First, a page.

By Tiffany Green


West Elementary has a rich history of academic excellence, as well as a passion for helping the community.

“We are teaching them to serve and to be good citizens,” said Kristy White, sixth grade reading teacher and student council sponsor.

West Elementary’s mission statement is to provide a superior educational experience where students succeed academically and socially while developing an appreciation for the arts, our community and our country.

Dr. Elton Bouldin, the principal, said the school follows this mission statement by building relationships between school, home and community when the students help in charitable organizations.

“As the principal of West Elementary, I believe that one of the most important things is preparing our students to be good citizens,” Bouldin said.

Bouldin along with his staff are committed to building the students character through community projects the students participate in.

“The students enjoy this, and my faculty teach the children how to be good citizens when helping these charitable organizations,” Bouldin said.

Canned food drive

One of the organizations the school is committed to helping is the local food bank.

The school donated a total of 2,867 pounds of food to the Cullman Caring for Kids food bank.

“That’s pretty close to what we do every year,” White said.

White said the students learned where the food from the food bank goes and how the students are helping their own community.

“I let the students do all the work,” White said. “When we went to the food bank, the students saw first hand where the food goes. It let the children see there are people right here in their own community that use the food bank.”

Many of the students did not know there was a food bank in Cullman.

“We were giving to people in need of food,” said Seth Donaldson, a sixth grader and member of the student council. “I think it is good the food bank is helping other kids.”

The students hold a food drive every year. This year Mrs. Sanders’ fourth grade class won the food drive at the school with 265 pounds.

“We just had tons and tons of food,” White said. “Every student was encouraging each other to bring donations. It was a friendly competition between the students and classes.”

Not only do the students participate in the annual food drive, they do other activities throughout the year to raise money for charitable organizations.

Christmas Love

Bouldin said the school also participates in the Christmas Love project, where they raise money to buy Christmas presents for children from the school.

Guidance counselor Lisa York is passionate about the project. She has been counselor at the school for 15 years and has been helping with the Christmas Love project every year.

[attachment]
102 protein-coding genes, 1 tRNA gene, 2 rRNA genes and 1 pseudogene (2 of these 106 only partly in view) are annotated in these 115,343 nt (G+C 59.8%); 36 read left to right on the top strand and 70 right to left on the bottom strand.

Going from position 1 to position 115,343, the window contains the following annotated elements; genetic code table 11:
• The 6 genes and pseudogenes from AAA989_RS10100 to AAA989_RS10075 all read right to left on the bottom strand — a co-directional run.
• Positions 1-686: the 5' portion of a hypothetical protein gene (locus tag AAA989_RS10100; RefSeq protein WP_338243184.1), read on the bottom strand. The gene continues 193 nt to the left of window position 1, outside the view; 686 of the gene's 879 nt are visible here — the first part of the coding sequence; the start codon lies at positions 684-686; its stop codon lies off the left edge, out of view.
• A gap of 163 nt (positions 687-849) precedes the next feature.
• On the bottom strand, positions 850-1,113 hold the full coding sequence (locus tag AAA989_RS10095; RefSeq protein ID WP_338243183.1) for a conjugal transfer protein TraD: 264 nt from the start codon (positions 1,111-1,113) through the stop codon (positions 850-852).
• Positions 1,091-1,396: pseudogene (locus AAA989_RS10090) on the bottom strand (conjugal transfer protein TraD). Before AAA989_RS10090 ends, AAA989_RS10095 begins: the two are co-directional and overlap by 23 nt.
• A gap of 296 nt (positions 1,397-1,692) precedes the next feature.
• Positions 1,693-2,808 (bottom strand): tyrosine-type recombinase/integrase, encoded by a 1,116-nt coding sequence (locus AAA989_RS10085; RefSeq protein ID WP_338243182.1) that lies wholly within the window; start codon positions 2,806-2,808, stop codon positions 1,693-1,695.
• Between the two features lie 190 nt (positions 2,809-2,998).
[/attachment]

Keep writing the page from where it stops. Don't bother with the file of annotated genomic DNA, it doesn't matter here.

“Christmas Love has turned into a big project,” York said. “Other agencies, especially St. Andrews and Standard Furniture and other individuals, help sponsor our children and their families.”

She said it is something simple the children do: just bringing in a dollar, and all the dollars added up will sponsor the children.

“I think it is very important to help others. Not all people are as fortunate as me and my family,” said sixth grade student Kara Jackson. “It hurts me to know other kids don’t get everything that we have.”

She knows the money and gifts go directly to fellow students.

“Everything goes to help our community and people that need it,” Jackson said.

York said a lot of the students who receive aid do not know they are helped by their fellow students.

“I usually do gift cards so the parents can go pick out gifts for their family,” she said.

York wants the students to learn the real meaning of Christmas.

“The kids really do get excited about helping others,” she said. “If we ever have left over money, we use it throughout the year for other needs the students may have.”

“Some people don’t have Christmas, and we do so we can help,” said student Jackson Hill.

Branch Hill, a sixth grade student, wants to encourage every student to help.

“We are encouraging our entire school to give,” he said.

Relay for Life

Another project the school is passionate about is Relay for Life. School receptionist LaQuita Dixon has a special place in her heart for cancer awareness.

“I was diagnosed with breast cancer in 2005. We felt like we wanted to give back,” Dixon said. “The school was so good to me during my treatment. It’s a personally thing for me to help our community.”

The school won second place for Relay for Life fundraising in 2007.

One fundraiser the school has to support cancer research is annual Alabama versus Auburn penny drop sponsored the Beta Club.

“The money will go to help find a cure for cancer,” said Oakleigh White, a sixth grader.

Laura Addison raises money for cancer research for personal reasons.

“One of my best friends’ dad died from cancer, and he was not very old,” she said.

Drake Hollingsworth, a sixth grade Beta Club officer, said he was glad the Crimson Tide got a victory.

“The important thing is that Alabama won,” Hollingsworth said.

Physical Education does it part

The physical education department does its part to help out the community.

They participate in Jump Rope for Heart to raise money for heart disease.

“All the money helps fund life saving heart and stroke research. All the money goes to the American Heart Association,” said Emily Stapler, physical education’s teacher.

She said the kids really get involved in the jump roping and have fun with it, while they are raising money for a good cause.

“The kids get to show their talents and have a show,” Stapler said.

Stapler said last year they invited the community to a show featuring the jump rope teams.

“We raised an additional $500 taking donations at the door,” she said. “We raised several thousand dollars last year.”

‰ Tiffany Green can be reached by e-mail at or by telephone at 734-2131, ext. 221.

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